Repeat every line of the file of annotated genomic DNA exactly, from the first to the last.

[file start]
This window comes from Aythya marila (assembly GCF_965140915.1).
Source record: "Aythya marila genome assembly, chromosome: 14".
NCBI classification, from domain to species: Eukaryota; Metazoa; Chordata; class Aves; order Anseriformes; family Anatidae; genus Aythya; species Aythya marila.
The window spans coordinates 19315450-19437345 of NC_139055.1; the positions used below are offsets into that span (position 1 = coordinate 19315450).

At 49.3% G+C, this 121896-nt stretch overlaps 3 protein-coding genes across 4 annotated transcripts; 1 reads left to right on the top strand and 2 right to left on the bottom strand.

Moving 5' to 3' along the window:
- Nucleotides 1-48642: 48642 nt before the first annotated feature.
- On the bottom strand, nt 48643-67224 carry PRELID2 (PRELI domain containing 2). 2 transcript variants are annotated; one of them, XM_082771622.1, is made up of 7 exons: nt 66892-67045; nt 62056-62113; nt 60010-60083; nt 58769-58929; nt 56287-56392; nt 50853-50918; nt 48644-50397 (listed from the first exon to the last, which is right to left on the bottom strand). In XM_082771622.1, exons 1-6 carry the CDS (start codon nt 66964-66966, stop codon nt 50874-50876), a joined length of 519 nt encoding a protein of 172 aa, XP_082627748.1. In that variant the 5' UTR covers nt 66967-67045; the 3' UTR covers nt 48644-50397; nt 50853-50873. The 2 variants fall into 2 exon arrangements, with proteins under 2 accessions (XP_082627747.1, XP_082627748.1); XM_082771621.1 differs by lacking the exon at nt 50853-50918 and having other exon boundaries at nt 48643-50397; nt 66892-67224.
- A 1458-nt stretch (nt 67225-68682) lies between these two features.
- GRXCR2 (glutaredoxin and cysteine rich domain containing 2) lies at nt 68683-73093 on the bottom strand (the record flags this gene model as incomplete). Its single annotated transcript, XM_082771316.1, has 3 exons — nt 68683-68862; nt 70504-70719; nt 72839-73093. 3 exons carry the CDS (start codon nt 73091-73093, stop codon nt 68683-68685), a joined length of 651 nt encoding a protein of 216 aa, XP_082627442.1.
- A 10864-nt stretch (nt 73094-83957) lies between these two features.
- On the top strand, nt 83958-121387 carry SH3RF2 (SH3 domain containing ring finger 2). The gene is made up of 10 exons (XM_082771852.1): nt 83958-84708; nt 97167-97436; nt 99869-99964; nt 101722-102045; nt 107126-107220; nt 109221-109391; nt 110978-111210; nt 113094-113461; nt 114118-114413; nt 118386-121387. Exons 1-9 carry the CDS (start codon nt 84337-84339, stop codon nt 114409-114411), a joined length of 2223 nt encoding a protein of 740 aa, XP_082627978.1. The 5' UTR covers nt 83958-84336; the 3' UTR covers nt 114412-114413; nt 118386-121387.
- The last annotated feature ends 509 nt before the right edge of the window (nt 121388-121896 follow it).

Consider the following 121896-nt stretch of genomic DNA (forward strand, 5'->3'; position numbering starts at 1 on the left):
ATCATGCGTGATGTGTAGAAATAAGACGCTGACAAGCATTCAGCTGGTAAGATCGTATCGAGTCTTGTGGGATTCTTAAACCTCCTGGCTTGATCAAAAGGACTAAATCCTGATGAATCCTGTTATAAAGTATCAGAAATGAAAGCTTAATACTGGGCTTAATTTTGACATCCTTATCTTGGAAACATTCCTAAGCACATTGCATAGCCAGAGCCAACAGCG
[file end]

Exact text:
This window comes from Aythya marila (assembly GCF_965140915.1).
Source record: "Aythya marila genome assembly, chromosome: 14".
NCBI classification, from domain to species: Eukaryota; Metazoa; Chordata; class Aves; order Anseriformes; family Anatidae; genus Aythya; species Aythya marila.
The window spans coordinates 19315450-19437345 of NC_139055.1; the positions used below are offsets into that span (position 1 = coordinate 19315450).

At 49.3% G+C, this 121896-nt stretch overlaps 3 protein-coding genes across 4 annotated transcripts; 1 reads left to right on the top strand and 2 right to left on the bottom strand.

Moving 5' to 3' along the window:
- Nucleotides 1-48642: 48642 nt before the first annotated feature.
- On the bottom strand, nt 48643-67224 carry PRELID2 (PRELI domain containing 2). 2 transcript variants are annotated; one of them, XM_082771622.1, is made up of 7 exons: nt 66892-67045; nt 62056-62113; nt 60010-60083; nt 58769-58929; nt 56287-56392; nt 50853-50918; nt 48644-50397 (listed from the first exon to the last, which is right to left on the bottom strand). In XM_082771622.1, exons 1-6 carry the CDS (start codon nt 66964-66966, stop codon nt 50874-50876), a joined length of 519 nt encoding a protein of 172 aa, XP_082627748.1. In that variant the 5' UTR covers nt 66967-67045; the 3' UTR covers nt 48644-50397; nt 50853-50873. The 2 variants fall into 2 exon arrangements, with proteins under 2 accessions (XP_082627747.1, XP_082627748.1); XM_082771621.1 differs by lacking the exon at nt 50853-50918 and having other exon boundaries at nt 48643-50397; nt 66892-67224.
- A 1458-nt stretch (nt 67225-68682) lies between these two features.
- GRXCR2 (glutaredoxin and cysteine rich domain containing 2) lies at nt 68683-73093 on the bottom strand (the record flags this gene model as incomplete). Its single annotated transcript, XM_082771316.1, has 3 exons — nt 68683-68862; nt 70504-70719; nt 72839-73093. 3 exons carry the CDS (start codon nt 73091-73093, stop codon nt 68683-68685), a joined length of 651 nt encoding a protein of 216 aa, XP_082627442.1.
- A 10864-nt stretch (nt 73094-83957) lies between these two features.
- On the top strand, nt 83958-121387 carry SH3RF2 (SH3 domain containing ring finger 2). The gene is made up of 10 exons (XM_082771852.1): nt 83958-84708; nt 97167-97436; nt 99869-99964; nt 101722-102045; nt 107126-107220; nt 109221-109391; nt 110978-111210; nt 113094-113461; nt 114118-114413; nt 118386-121387. Exons 1-9 carry the CDS (start codon nt 84337-84339, stop codon nt 114409-114411), a joined length of 2223 nt encoding a protein of 740 aa, XP_082627978.1. The 5' UTR covers nt 83958-84336; the 3' UTR covers nt 114412-114413; nt 118386-121387.
- The last annotated feature ends 509 nt before the right edge of the window (nt 121388-121896 follow it).

Consider the following 121896-nt stretch of genomic DNA (forward strand, 5'->3'; position numbering starts at 1 on the left):
ATCATGCGTGATGTGTAGAAATAAGACGCTGACAAGCATTCAGCTGGTAAGATCGTATCGAGTCTTGTGGGATTCTTAAACCTCCTGGCTTGATCAAAAGGACTAAATCCTGATGAATCCTGTTATAAAGTATCAGAAATGAAAGCTTAATACTGGGCTTAATTTTGACATCCTTATCTTGGAAACATTCCTAAGCACATTGCATAGCCAGAGCCAACAGCG